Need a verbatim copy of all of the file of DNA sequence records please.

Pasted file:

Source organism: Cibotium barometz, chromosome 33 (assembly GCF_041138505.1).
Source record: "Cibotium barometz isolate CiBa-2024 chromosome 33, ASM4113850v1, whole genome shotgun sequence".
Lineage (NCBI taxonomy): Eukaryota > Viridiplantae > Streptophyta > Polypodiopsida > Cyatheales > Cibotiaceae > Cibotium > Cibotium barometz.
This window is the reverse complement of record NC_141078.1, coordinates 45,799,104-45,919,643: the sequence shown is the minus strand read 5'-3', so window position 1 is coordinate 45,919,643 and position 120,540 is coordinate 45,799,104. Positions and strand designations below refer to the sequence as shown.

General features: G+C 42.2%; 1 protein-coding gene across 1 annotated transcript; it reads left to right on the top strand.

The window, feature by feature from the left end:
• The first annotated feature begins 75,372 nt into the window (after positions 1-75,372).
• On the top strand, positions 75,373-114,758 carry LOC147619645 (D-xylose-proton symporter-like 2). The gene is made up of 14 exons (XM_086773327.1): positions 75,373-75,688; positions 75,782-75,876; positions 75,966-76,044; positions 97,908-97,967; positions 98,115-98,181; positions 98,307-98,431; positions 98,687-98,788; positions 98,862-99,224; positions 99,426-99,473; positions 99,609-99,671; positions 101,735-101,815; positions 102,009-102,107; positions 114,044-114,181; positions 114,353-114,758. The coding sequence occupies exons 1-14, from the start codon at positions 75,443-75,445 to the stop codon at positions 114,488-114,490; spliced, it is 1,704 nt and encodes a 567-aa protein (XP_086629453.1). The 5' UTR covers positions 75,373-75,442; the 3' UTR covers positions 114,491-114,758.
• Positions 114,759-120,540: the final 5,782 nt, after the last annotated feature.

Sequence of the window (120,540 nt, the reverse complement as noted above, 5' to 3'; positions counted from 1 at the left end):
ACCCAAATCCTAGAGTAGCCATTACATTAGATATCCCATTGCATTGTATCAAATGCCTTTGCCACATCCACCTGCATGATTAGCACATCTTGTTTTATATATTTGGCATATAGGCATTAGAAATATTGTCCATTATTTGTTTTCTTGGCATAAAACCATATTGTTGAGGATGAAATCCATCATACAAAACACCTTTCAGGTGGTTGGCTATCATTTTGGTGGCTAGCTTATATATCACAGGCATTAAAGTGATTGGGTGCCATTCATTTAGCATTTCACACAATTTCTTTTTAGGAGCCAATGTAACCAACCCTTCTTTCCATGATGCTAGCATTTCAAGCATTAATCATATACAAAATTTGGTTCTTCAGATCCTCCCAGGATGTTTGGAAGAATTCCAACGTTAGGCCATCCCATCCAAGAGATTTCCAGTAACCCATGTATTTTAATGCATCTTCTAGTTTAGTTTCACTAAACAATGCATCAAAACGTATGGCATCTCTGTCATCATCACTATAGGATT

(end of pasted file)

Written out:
Source organism: Cibotium barometz, chromosome 33 (assembly GCF_041138505.1).
Source record: "Cibotium barometz isolate CiBa-2024 chromosome 33, ASM4113850v1, whole genome shotgun sequence".
Lineage (NCBI taxonomy): Eukaryota > Viridiplantae > Streptophyta > Polypodiopsida > Cyatheales > Cibotiaceae > Cibotium > Cibotium barometz.
This window is the reverse complement of record NC_141078.1, coordinates 45,799,104-45,919,643: the sequence shown is the minus strand read 5'-3', so window position 1 is coordinate 45,919,643 and position 120,540 is coordinate 45,799,104. Positions and strand designations below refer to the sequence as shown.

General features: G+C 42.2%; 1 protein-coding gene across 1 annotated transcript; it reads left to right on the top strand.

The window, feature by feature from the left end:
• The first annotated feature begins 75,372 nt into the window (after positions 1-75,372).
• On the top strand, positions 75,373-114,758 carry LOC147619645 (D-xylose-proton symporter-like 2). The gene is made up of 14 exons (XM_086773327.1): positions 75,373-75,688; positions 75,782-75,876; positions 75,966-76,044; positions 97,908-97,967; positions 98,115-98,181; positions 98,307-98,431; positions 98,687-98,788; positions 98,862-99,224; positions 99,426-99,473; positions 99,609-99,671; positions 101,735-101,815; positions 102,009-102,107; positions 114,044-114,181; positions 114,353-114,758. The coding sequence occupies exons 1-14, from the start codon at positions 75,443-75,445 to the stop codon at positions 114,488-114,490; spliced, it is 1,704 nt and encodes a 567-aa protein (XP_086629453.1). The 5' UTR covers positions 75,373-75,442; the 3' UTR covers positions 114,491-114,758.
• Positions 114,759-120,540: the final 5,782 nt, after the last annotated feature.

Sequence of the window (120,540 nt, the reverse complement as noted above, 5' to 3'; positions counted from 1 at the left end):
ACCCAAATCCTAGAGTAGCCATTACATTAGATATCCCATTGCATTGTATCAAATGCCTTTGCCACATCCACCTGCATGATTAGCACATCTTGTTTTATATATTTGGCATATAGGCATTAGAAATATTGTCCATTATTTGTTTTCTTGGCATAAAACCATATTGTTGAGGATGAAATCCATCATACAAAACACCTTTCAGGTGGTTGGCTATCATTTTGGTGGCTAGCTTATATATCACAGGCATTAAAGTGATTGGGTGCCATTCATTTAGCATTTCACACAATTTCTTTTTAGGAGCCAATGTAACCAACCCTTCTTTCCATGATGCTAGCATTTCAAGCATTAATCATATACAAAATTTGGTTCTTCAGATCCTCCCAGGATGTTTGGAAGAATTCCAACGTTAGGCCATCCCATCCAAGAGATTTCCAGTAACCCATGTATTTTAATGCATCTTCTAGTTTAGTTTCACTAAACAATGCATCAAAACGTATGGCATCTCTGTCATCATCACTATAGGATT